I had always been suspicious of the notion of the community artist, wary of the evangelical tone of bringing enlightenment to the unenlightened and the wholesome precedents of workshops and murals. I used to wonder who was benefiting whom in the equation and wondered about the discrepancies in the perceptions of the artists/ participants of what the project is really about. But the last decade has seen interesting paths stemming from the initial ideologies of working as a community artist. There has generally been a shift from the artist as an authorial figure appointed by institutions to bring art to the people, to the artist as the spokesperson of the community, through to perceptions of the artist as a co-ordinator and facilitator working from within the community. This positioning of the artist in relation to the community is a pivotal issue when discussing the work of those that engage in this field.
Generally speaking the artist used to be a maker of aesthetic objects: now they are facilitators, educators and bureaucrats. The situation demands a different set of verbs: to negotiate, to co-ordinate, to compromise, to research, to promote, to organise and to interview. This strand of site specific work has led to a further dissolution of art as object and of artist as author in favour of the more transient domain of the community project, actions, performances and group works which seek to bring out the cultural economic and political/ social dimensions of a site. In this form the site specificity was no longer the location or place. It was rather the potentially volatile site of debate and discussion, of community and belonging.
The site of 'Anecdotal Cardiff' is this collaboration with not only the public, but also with the host, the various funders and ultimately with the eventual manifestations of the finished work by the viewer or reader. It has demanded the physical mobilisation of the artist in order to collate the archive. It has involved 6 months recording, transcribing, editing to reach this stage and the artist has had to remain flexible throughout, responding to the form that the project has grown into. The result has been the production of a transcript of a collection of stories from across the city. The success of the project is directly linked with the methods by which the stories are archived and the processes by which Jennie arrives at the finished article, acting as a conduit, a silent manager/ director, rather than as the author of the content.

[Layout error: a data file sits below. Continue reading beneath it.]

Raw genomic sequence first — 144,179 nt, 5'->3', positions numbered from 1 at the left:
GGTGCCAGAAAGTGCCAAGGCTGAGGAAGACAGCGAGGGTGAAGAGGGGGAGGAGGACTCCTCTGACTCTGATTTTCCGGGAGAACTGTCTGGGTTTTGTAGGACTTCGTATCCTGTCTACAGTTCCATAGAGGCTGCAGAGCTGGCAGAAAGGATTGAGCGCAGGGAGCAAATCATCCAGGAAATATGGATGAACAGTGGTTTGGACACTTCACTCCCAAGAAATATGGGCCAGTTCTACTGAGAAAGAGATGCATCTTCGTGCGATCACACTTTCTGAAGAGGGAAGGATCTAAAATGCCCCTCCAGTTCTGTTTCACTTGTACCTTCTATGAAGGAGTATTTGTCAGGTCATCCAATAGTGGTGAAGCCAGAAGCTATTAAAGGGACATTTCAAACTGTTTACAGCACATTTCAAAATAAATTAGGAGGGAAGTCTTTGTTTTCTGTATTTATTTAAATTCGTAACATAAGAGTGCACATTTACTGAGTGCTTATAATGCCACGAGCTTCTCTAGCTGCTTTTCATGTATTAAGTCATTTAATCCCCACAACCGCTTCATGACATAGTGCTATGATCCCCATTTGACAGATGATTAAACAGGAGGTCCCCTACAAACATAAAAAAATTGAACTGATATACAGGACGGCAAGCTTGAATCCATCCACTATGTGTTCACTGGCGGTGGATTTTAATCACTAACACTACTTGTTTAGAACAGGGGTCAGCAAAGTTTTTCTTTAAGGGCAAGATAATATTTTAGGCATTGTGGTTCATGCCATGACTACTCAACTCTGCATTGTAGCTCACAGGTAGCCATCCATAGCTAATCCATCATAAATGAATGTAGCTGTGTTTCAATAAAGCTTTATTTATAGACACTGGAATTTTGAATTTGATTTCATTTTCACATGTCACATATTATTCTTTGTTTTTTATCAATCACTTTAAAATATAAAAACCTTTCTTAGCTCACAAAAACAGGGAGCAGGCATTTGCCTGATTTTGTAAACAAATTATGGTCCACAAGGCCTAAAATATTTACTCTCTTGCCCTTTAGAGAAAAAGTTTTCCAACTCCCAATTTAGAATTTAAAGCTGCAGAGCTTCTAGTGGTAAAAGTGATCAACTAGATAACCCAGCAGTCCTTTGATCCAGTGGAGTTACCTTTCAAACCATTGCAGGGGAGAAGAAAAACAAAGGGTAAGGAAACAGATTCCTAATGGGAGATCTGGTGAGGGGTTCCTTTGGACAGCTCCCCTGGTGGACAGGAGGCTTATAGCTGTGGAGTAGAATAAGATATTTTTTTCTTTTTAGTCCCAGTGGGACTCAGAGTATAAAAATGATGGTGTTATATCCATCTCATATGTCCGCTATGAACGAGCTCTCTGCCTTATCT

This is not to underestimate Jennie's choice of content and subject matter: the majority of us live in a world of anecdotes. Relieved of the obligation to think about each word we slip comfortably into the same words, the same rhythms of stories, aware of the end before we begin. Unlike life there are no shocks for the teller. No sudden surprises that haven't already been rehearsed. Its one of the comforts of chatting in pubs, after the first story is told the role of narrator ricochets from person to person, one memory triggered by another. We may not realise we are doing it but that is the way most of us live, its how most of us continue to exist within the minds of those around us.
Within Historical frameworks primary physical evidence is all but irrefutable, evidence collected from first hand witnesses is trusted, but anecdotal evidence (especially remembered anecdotal evidence) is the third class in establishing what actually happened. However, the historian has a very clear agenda: to establish fact.